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19 September 2012

Misallocated Resources?

In tough economic times, are we effectively using resources in our criminal justice systems?

The economic climate has resulted in necessary and widespread budget cuts. Criminal justice systems have not escaped, yet many of them are approaching the problem with a familiar solution. A tough on crime approach involving longer prison sentences. The result is prison overcrowding, but budgetary restrictions limit the ability to build more prisons or hire more staff. If we look to alternative resource use, we could fight crime and put limited resources to best use.

According to the Prison Reform Trust, community sentences are now outperforming short prison sentences and are almost 10% more effective in reducing reoffending rates. These sentences include intensive offender management and supervision, community payback, restorative justice, developing personal responsibility, and responding to support needs such as housing, employment, addictions, mental health and learning disabilities and difficulties. Yet between 2001 and 2011, the prison population in England and Wales grew by 30%. Prison expenditure between 2003-04 and 2008-09 increased nearly 40%. 26,386 new prison places were provided between 1997-98 and 2011-12. If community sentences are more effective, then why are we allocating limited resources to prisons?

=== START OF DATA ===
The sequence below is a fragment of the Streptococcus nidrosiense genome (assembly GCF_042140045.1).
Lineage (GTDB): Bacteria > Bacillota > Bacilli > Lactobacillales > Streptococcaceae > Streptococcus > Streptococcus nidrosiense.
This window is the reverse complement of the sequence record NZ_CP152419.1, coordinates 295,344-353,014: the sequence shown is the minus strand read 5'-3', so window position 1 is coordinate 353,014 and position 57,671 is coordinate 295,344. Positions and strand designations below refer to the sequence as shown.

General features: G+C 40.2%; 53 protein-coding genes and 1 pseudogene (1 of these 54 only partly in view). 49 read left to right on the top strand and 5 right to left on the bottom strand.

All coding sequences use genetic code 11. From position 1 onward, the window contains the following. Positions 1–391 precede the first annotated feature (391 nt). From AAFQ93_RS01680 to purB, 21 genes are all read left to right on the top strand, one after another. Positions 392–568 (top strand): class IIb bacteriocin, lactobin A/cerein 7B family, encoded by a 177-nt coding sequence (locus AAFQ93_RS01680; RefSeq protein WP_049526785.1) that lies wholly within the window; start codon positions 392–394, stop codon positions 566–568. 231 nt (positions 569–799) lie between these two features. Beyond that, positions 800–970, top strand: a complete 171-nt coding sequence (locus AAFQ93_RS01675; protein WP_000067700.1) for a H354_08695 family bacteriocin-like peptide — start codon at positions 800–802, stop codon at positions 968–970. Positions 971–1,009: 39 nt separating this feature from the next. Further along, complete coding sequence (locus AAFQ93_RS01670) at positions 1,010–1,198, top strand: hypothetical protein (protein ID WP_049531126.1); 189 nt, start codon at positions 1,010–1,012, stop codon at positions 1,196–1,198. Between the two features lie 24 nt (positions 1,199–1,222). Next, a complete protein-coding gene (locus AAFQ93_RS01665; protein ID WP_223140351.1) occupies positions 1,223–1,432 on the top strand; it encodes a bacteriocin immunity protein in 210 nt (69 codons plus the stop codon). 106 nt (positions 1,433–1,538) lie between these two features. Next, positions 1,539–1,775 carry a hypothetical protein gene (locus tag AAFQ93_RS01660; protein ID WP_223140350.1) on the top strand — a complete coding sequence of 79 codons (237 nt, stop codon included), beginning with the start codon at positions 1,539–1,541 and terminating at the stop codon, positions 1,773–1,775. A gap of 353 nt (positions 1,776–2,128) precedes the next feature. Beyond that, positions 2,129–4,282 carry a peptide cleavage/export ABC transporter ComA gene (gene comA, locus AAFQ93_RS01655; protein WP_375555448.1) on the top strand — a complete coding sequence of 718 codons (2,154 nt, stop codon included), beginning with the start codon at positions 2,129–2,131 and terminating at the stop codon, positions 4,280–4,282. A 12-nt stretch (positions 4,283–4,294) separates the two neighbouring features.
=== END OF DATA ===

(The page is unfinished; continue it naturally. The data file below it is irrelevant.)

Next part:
Perhaps allocating some resources to inform the public would be valuable. Despite fairly persuasive evidence of an overall decline in crime rates in the last two decades (e.g. Tseloni et al. 2010), European citizens generally think that crime is steadily on the rise. It needs to be clear that being “tough on crime” in the form of increased incarceration is not working. This is important to establish, as public misconceptions will continue to erode trust and confidence in the criminal justice system and thereby reduce its legitimacy in the eyes of citizens.

We are all learning to do more with less. We are rethinking the way we do things to save money and increase efficiency. Why should our criminal justice systems be any different?